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Sunday Punch

Smith gets coach and wrath of alma mater

By HUBERT MIZELL, Times Sports Columnist

© St. Petersburg Times, published April 20, 2003


Roy Williams skipped out. He's not in Kansas anymore. A basketball wizard took a Carolina Blue brick road. Needing a tail gunner to handle the flak.

A smart, sensitive basketball coach, Williams knew Jayhawks hearts would splinter, triggering angry shouts of "hypocrite" and "liar" and "traitor."

Jamaal Wilkes felt jilted. A swingman called Silk, memorable star from an incomparable UCLA era, Wilkes grinned as KU signed his gifted teenage offspring, Omar. Dad said, "We trust Coach Williams with our son." But now, for his own good, will Williams try to steal young Wilkes for UNC?

Often, there is turbulence and ire when an accomplished coach departs for a new job. But the Williams move, with Kansas hearts still pounding from another national championship near miss, has thousands screaming, "Benedict Arnold!"

Hoops is a huge deal at KU, but is anything in athletics more passionate than the sport of Michael Jordan at the University of North Carolina at Chapel Hill?

Chapel, how appropriate the name, as many Tar Heels pray for a return to glory days, like when Dean Smith was coach. An art North Carolina fellows perform in a temple called Dean Smith Center, with the legend still making major impact in his 70s, a half-dozen seasons since retiring as college basketball's winningest (879-254) coach.

Smith chose his 1997 replacement, lifetime assistant Bill Guthridge, who did well but wasn't quite old Dino. UNC backers drool for a return to Final Four power.

When another coach was hired in 2000, with Williams turning down the job, the Tar Heels godfather wouldn't endorse former player Matt Doherty. Smith's choice was Utah coach Rick Majerus.

Doherty, a former KU assistant to Williams, came home to UNC after one season as boss at Notre Dame. He was immediately successful -- named national coach of the year. Recruiting got better. But in 2001-02, Doherty went sour. His people skills were scratchy. Two weeks ago, after a mediocre season, Matt was dispensed.

Smith, disturbed at the slide from his kind of UNC greatness, made a raspy voiced appeal to former Heels assistant Williams. KU's coach felt a religious kind of pull, even if meant making Jayhawks seethe.

Expect the ACC, within two seasons, to again be the NCAA's strongest basketball conference. Rival schools will push harder with Williams at the UNC throttle.

Duke and Mike Krzyzewski won't back down. Maryland, the 2001-02 national champ, and Gary Williams will shift into a higher gear. Challenges become stiffer for Wake Forest, N.C. State, Georgia Tech, FSU, Clemson and Virginia.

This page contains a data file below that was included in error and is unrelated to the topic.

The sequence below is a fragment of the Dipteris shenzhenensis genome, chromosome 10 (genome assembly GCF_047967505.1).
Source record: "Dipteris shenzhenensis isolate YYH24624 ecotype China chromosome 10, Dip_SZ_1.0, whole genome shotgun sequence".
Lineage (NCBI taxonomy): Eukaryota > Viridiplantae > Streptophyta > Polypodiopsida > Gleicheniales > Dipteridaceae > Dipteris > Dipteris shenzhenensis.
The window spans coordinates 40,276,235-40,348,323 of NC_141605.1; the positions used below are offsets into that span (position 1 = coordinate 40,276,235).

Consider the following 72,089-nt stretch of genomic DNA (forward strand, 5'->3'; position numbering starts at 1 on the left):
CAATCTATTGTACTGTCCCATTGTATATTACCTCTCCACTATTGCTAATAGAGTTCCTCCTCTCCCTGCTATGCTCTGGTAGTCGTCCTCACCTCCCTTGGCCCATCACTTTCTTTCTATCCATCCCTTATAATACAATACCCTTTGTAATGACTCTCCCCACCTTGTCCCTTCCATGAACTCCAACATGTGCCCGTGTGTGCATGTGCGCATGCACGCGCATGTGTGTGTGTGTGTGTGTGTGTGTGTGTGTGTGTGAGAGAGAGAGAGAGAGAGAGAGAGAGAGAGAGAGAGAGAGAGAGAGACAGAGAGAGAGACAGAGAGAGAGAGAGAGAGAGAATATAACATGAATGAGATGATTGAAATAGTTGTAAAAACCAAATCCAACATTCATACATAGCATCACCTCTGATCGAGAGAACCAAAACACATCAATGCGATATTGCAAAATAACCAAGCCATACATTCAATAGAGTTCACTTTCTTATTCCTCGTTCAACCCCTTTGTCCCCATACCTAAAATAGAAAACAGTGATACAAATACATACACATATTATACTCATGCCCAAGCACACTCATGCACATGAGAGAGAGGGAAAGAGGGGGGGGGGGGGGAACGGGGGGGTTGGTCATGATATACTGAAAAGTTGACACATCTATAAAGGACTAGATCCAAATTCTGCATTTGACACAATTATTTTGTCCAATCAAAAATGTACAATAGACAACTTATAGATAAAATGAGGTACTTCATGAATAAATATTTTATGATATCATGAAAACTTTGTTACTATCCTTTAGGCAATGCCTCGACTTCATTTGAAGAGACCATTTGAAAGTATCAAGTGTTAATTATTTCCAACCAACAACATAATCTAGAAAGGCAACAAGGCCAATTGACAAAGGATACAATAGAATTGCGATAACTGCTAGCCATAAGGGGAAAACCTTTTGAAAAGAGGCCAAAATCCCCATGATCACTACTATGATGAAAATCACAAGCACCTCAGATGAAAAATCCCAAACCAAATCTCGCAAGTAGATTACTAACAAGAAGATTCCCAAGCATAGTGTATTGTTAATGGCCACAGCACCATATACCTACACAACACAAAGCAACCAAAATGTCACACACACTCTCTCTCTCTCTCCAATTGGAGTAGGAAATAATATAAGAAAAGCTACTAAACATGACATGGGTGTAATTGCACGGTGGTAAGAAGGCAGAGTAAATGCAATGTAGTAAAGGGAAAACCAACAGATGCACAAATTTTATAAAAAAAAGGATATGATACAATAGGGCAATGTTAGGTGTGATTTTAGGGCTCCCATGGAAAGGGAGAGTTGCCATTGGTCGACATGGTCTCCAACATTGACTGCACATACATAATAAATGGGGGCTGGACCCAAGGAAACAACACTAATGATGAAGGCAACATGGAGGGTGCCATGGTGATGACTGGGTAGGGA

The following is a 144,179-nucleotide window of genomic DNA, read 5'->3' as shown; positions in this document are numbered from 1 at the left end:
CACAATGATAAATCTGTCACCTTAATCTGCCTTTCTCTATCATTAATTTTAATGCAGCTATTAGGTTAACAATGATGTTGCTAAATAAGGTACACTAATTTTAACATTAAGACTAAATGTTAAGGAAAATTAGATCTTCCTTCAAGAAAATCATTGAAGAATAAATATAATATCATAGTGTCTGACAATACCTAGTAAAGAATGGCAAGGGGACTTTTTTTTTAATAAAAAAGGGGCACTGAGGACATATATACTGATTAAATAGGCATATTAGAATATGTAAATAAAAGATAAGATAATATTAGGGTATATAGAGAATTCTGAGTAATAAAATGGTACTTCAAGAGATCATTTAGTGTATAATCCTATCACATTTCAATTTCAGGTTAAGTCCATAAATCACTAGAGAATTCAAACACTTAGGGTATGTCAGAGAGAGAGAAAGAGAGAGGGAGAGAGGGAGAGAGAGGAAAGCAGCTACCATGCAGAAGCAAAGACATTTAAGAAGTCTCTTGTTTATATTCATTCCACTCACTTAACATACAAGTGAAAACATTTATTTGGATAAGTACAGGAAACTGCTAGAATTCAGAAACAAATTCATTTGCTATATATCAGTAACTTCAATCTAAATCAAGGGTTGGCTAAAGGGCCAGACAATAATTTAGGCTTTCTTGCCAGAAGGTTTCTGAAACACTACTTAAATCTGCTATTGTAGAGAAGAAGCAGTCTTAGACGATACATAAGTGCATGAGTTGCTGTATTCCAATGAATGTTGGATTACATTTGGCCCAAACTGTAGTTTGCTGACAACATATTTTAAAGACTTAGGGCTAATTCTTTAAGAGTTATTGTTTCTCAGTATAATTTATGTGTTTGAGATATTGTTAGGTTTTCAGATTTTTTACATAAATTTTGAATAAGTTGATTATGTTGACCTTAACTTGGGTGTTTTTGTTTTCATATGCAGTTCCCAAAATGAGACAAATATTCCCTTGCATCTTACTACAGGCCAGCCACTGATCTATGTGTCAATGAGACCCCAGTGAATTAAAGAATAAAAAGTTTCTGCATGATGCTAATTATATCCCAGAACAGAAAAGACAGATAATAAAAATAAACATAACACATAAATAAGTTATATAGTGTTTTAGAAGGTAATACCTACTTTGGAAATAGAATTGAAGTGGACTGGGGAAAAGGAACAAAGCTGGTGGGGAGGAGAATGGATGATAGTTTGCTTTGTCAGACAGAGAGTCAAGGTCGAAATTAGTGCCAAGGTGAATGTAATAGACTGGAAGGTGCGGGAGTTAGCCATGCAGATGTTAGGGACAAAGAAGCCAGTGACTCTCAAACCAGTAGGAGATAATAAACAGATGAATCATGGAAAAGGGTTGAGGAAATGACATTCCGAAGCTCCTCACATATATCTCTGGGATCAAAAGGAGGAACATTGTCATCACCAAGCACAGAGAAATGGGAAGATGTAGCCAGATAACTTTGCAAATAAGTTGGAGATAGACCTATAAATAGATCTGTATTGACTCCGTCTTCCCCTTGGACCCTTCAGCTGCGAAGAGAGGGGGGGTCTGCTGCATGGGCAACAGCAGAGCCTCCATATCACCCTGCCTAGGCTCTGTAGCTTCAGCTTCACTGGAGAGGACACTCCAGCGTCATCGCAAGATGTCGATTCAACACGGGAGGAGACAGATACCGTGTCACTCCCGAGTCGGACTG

This time, Smith got the man he wanted. His name may be muddier in Kansas than even that of defector Williams. Old Dino played for a KU national championship team in 1952. Now he pains his alma mater, pilfering a coach who'd become beloved as the Untouchable Jayhawk.

FREE THROWS: When a patron leaps on a playing field of a major sport, especially with threatening attitude, I don't think a mandatory $5,000 fine and 30-day jail term plus appropriate rehab is too stiff. ... Bill Bravick of New Port Richey writes, "Will you now admit that you were wrong or will you continue to press for a (college football) playoff?" Bill, my mind is unaltered, seeking far deeper excitement with basketball-like playoff brackets; no matter how much Ohio State earned its No.1 celebration. ... Recent whatever happened subject Lou Michaels, wondrous Kentucky defensive end/placekicker who achieved in the NFL with the Rams, Steelers and Colts, lives in Swoyersville, Pa., working at Luzerne County Prison and watching, at age 67, a son coach football at nearby Wyoming Valley West High School.

MARK McCORMACK: He, not George Steinbrenner or Paul Tagliabue or Tiger Woods, has long been the most powerful person in sports.

Beginning with Arnold Palmer as his sole client more than 40 years ago, McCormack built International Management Group (IMG) into a sports-management organization that dwarfs all others combined.

With headquarters in Cleveland, the McCormack company has 85 offices in 33 countries with a spectacular list of clients that includes Woods, Derek Jeter ands Venus Williams.

A lawyer with golfing talents so sharp he once competed in British amateur championships, the 72-year-old McCormack went to New York in January for what was to be low-risk medical maintenance. Something went terribly wrong. He has been in a coma since.

Mark's second wife is Betsy Nagelsen McCormack, a St. Petersburg native who played professional tennis more than 20 years. For three months, she has been at her husband's bedside as challenges keep evolving, including recent cardiac arrest.

McCormack, who represented Pope John Paul II during a North American tour, has personal wealth estimated in the billions. He and Betsy have homes in Cleveland and at Isleworth, the Orlando enclave where neighbors include Woods.

"We're still hopeful positive signs will come soon," IMG executive Bev Norwood told me at the Masters. "It's a difficult time for all who are close to Mark. Worldwide reaction has been extraordinary."

Whatever happened to Vince Coleman?

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